The Jewish Sabbath, otherwise known as Shabbos or Shabbat, is at the heart of Jewish life. Shabbat is a weekly observance that has been kept by Jews for thousands of years.
Millions of Jews continue to keep Shabbat today in our technologically-advanced world. There are also innumerable Jews who grew up without Shabbat, learned about it as adults, and began observing it in adulthood.
Shabbat is often referred to as a “day of rest.” G-d created the world in six days, and on the seventh day He rested. The seventh day is Shabbat.
Common questions about Shabbat:
Q: How long does Shabbat last?
A: Shabbat begins each week on Friday afternoon as the sun sets. It lasts for 25 hours, until 1 hour after sunset on Saturday night. The time Shabbat starts each week depends upon the time of year it is.
Q: What do you do? Do you sleep all day?
A: Shabbat is a structured period of time each week with routines that have been maintained for thousands of years. Eighteen minutes before Shabbat begins, two candles are lit in each home. Special Shabbat prayers are recited together as a community in synagogue on Fridays as the sun sets. Afterwards, everyone heads either to their home or they are invited to each other’s homes for festive dinners. Sometimes later in the evening there are “onegs” [oh-NAYGs] in the community for Jews to gather together and eat, sing, tell stories, even to dance, and celebrate this cheerful and sacred time that only comes once a week. “Oneg” can be translated as joy, delight, or pleasure. In the morning the community gathers again in the synagogue to recite special Shabbat prayers together. A weekly chapter from the Torah (the Jewish Bible) is read out loud. Afterwards, once more, everyone returns to their home or they are invited to each other’s homes for a festive lunch.
Shabbat afternoons can be spent in myriads of ways. Families may play games together, such as cards or board games, many people go for walks, children and teens get together with friends, and reading and taking naps are popular pastimes, as well. One final smaller meal is served in the late afternoon before sunset. As the sun gets close to the horizon the community has one last opportunity to gather together in synagogue to pray as one.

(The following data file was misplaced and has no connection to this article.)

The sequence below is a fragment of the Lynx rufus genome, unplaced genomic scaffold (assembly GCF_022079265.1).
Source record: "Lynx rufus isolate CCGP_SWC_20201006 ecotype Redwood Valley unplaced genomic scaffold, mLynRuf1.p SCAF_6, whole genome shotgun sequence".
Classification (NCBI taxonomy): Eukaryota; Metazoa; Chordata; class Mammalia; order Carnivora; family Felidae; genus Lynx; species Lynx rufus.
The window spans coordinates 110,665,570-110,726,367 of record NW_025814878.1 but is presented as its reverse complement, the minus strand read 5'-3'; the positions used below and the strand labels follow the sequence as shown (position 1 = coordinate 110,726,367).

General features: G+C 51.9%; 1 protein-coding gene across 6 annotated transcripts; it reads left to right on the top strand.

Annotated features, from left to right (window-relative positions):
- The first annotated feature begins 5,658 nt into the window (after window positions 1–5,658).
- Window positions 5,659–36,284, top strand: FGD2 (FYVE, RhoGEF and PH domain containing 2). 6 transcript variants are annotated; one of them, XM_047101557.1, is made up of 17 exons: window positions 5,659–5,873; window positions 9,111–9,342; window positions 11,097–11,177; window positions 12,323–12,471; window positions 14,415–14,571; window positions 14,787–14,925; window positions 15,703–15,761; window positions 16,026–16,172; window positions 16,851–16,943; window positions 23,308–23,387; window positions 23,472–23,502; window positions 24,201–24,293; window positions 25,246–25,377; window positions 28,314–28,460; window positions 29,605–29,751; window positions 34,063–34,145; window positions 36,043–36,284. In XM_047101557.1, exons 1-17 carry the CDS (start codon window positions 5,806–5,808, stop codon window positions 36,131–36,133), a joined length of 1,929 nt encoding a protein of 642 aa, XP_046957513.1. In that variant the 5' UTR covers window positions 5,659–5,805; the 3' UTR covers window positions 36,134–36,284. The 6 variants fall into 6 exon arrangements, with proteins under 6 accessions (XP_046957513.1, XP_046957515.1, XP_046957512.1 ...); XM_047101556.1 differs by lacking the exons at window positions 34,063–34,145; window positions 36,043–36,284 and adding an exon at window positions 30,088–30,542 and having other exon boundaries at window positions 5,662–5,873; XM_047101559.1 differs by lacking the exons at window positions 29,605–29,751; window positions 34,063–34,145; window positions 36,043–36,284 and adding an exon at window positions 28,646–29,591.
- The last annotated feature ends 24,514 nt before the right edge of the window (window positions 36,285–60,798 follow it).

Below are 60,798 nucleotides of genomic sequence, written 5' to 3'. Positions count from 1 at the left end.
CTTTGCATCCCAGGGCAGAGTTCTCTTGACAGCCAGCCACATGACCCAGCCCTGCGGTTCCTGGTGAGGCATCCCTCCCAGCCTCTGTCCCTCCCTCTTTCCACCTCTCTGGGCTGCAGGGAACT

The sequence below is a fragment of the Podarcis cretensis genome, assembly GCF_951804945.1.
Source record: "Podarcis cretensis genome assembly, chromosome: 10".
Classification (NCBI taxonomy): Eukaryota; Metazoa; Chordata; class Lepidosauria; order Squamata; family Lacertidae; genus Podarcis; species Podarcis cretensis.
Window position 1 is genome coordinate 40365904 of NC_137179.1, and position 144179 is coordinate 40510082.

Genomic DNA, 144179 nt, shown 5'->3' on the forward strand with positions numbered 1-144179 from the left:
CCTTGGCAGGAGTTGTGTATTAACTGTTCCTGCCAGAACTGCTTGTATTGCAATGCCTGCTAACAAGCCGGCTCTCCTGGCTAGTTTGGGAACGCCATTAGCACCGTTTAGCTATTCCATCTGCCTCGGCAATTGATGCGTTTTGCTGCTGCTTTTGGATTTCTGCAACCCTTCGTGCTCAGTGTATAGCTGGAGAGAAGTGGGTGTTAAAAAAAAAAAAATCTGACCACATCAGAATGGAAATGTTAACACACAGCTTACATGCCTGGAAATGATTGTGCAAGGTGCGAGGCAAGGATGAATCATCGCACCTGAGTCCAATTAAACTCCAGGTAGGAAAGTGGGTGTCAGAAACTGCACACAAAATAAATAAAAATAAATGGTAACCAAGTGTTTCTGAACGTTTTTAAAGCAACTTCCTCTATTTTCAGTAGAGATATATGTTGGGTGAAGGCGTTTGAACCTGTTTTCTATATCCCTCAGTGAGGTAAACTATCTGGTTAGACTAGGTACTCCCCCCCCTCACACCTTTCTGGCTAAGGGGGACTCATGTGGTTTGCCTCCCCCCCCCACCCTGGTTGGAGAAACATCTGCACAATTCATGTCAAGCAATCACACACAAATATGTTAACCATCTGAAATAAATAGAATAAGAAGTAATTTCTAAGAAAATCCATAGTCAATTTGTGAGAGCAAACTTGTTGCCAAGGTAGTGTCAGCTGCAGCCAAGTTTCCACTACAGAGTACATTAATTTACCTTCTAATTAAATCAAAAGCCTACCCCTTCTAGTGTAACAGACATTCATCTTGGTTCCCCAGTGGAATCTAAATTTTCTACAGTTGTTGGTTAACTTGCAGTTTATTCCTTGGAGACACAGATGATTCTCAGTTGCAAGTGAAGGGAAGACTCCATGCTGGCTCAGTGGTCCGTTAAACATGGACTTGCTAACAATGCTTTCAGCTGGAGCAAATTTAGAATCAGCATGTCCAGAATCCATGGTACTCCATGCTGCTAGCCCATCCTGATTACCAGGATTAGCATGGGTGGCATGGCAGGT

Q: What happens to signify the end of Shabbat?
A: An hour after the sun has set the family meets again in the home for the havdallah [hahv-DOLL-uh] service. “Havdallah” means “separation.” The family is separating the special, calm, restorative time that Shabbat brought them from the more rushed, scheduled time the regular week represents. Shabbat is called a “day of rest” not because Jews sleep in bed for the entirety of Shabbat, but because they rest from the type of work they do the other six days of the week.
On Shabbat there are no demands, or obligations to clean the garage, or do laundry, or drive the carpool. The daily pressures and deadlines of life are paused to allow for this peaceful, happy oasis in time. On Shabbat we reconnect and spend quality time with those we hold dear.
Meet G-d on Shabbat. He’s been waiting for you. Countless people walk through their entire lives without ever feeling G-d’s presence and value in their lives. Some people feel that if G-d truly exists then He will show himself to them. G-d bestowed each of us with free will to do as we want. With that choice available to us, He is waiting for us to seek Him out. If we didn’t have free will then He would have to come show Himself to us and we would easily all become believers. But, that would make our relationship with Him less fulfilling. This is where Shabbat becomes the vehicle to find Him. If we ignore Shabbat, we are squandering our opportunity.
Shabbat gives us the option to remove the daily distractions one day a week to focus on finding and connecting with G-d. Each one of us has the potential to build a meaningful relationship with Him. He’s waiting for us to connect to Him on Saturdays. Hashem is waiting for us to cut out the menial distractions and connect with Him on the holiest day of the week: Shabbat.
Have a true Shabbat experience. Learn about Shabbat Hospitality.